ASID Update: Green in Practice

April 1, 2006
By Robert Wright, FASID
Designers need education on sustainable design to remain competitive and relevant.
By Robert Wright, FASIDIn less than 10 years, sustainable design has gone from being a "cause" supported by a "fringe" group of dedicated advocates to the fastest growing segment in our industry. Today, we as designers need to embrace sustainability to remain relevant in the marketplace. While most interior designers have heard about "green" design and sustainability, many designers need to become more familiar with the principles of sustainable design and to learn more about practical applications for use in their day-to-day practice.

Recognizing the growing importance of sustainability to the design community, occupants and the environment, the ASID leadership in the late 80s developed a position paper in support of green design and created one of the first CEUs on the topic in 1989. ASID was also one of the founding members of the U.S. Green Building Council. Several years ago, ASID established a Sustainable Design Council comprised of leading designers in the field, both residential and commercial, to lead its efforts to promote the widespread application of green design in all building projects and to educate designers about sustainable practices. Since then, the council has created a number of informational pieces, many of which can be found in the Sustainable Design Information Center on the ASID Web site. Council members have also presented numerous talks and CEUs on the topic at major design shows throughout the country.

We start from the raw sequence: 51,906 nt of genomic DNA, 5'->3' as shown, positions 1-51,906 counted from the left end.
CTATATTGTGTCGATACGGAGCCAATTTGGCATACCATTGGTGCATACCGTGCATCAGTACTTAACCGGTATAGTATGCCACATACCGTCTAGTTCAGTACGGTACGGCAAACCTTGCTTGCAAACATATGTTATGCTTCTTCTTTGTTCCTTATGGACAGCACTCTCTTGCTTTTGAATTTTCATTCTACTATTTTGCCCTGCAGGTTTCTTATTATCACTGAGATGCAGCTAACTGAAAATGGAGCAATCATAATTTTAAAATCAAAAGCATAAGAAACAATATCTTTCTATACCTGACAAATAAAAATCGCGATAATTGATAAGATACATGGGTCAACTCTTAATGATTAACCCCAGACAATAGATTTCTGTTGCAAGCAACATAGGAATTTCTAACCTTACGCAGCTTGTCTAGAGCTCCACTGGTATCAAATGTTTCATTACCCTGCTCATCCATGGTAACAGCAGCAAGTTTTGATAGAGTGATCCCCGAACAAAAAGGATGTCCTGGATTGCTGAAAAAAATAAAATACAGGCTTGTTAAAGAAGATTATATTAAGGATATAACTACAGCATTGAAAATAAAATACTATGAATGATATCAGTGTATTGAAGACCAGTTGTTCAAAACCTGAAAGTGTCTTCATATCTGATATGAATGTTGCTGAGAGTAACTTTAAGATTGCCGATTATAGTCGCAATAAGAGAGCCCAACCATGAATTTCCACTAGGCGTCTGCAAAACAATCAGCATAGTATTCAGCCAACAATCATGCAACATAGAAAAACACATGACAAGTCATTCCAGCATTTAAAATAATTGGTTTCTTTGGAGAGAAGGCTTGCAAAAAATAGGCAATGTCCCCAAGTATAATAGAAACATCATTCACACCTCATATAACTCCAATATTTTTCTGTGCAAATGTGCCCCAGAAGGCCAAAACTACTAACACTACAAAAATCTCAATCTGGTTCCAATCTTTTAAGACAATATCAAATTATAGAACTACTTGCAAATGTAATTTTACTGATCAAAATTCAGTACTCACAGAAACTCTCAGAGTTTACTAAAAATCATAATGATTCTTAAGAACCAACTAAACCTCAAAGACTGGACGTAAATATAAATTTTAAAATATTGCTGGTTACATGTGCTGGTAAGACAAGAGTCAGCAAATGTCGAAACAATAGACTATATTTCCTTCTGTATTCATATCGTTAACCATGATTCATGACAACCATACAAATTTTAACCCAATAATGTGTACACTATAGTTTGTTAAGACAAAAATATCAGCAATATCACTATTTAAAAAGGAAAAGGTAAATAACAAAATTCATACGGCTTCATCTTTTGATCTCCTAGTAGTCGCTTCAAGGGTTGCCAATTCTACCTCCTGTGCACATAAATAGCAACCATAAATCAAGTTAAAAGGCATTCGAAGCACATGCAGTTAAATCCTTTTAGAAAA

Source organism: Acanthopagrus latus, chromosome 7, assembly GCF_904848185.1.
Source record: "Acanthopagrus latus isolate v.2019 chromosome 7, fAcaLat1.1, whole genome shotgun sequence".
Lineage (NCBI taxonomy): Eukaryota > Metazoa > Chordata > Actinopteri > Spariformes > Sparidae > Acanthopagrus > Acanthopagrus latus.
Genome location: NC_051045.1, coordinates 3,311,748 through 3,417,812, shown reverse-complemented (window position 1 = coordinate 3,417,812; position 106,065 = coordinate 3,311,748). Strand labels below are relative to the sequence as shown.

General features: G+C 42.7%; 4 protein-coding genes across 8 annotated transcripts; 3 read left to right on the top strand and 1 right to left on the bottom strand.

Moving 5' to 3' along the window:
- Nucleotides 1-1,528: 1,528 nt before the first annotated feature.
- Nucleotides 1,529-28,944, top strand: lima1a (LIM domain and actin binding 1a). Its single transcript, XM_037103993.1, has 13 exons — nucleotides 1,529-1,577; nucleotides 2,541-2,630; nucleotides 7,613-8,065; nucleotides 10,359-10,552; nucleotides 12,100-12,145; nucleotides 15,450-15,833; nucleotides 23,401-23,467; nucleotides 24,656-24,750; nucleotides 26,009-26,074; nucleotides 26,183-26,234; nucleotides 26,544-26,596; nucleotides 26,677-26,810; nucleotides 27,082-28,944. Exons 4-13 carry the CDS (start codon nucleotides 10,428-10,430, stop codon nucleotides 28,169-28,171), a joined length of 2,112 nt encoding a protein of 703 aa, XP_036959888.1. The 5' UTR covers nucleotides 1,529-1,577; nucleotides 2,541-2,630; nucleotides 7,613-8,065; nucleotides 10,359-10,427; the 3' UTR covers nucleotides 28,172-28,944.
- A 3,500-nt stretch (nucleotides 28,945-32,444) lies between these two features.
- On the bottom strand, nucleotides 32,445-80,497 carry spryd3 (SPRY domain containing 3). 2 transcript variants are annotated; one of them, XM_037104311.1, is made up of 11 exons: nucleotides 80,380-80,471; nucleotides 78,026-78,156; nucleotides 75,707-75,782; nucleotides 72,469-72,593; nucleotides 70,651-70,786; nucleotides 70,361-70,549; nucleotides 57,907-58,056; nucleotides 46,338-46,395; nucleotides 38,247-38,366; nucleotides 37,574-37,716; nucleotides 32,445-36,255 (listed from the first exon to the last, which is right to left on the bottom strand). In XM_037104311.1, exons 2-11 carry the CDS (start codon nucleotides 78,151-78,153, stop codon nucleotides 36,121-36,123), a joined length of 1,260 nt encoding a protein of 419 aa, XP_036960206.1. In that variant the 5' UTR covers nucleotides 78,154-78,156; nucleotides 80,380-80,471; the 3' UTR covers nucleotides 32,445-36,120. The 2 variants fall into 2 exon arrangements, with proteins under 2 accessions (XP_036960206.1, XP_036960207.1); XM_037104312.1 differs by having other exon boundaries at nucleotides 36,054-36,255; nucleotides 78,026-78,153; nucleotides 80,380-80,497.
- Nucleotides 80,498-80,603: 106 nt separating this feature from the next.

Going green and sustainable design are fast becoming part of our culture, for professionals and clients alike. And more and more designers are realizing that having a green practice also makes good business sense. But once you decide to go green, what is the process and what exactly does it mean? The ASID Sustainable Design Council has developed a series of professional papers to assist interior designers in applying green principles in their daily design solutions. Practitioners can use this information to make informed design decisions as well as to educate clients. The first of these papers, to be published later this spring, address the following five areas of sustainable practice: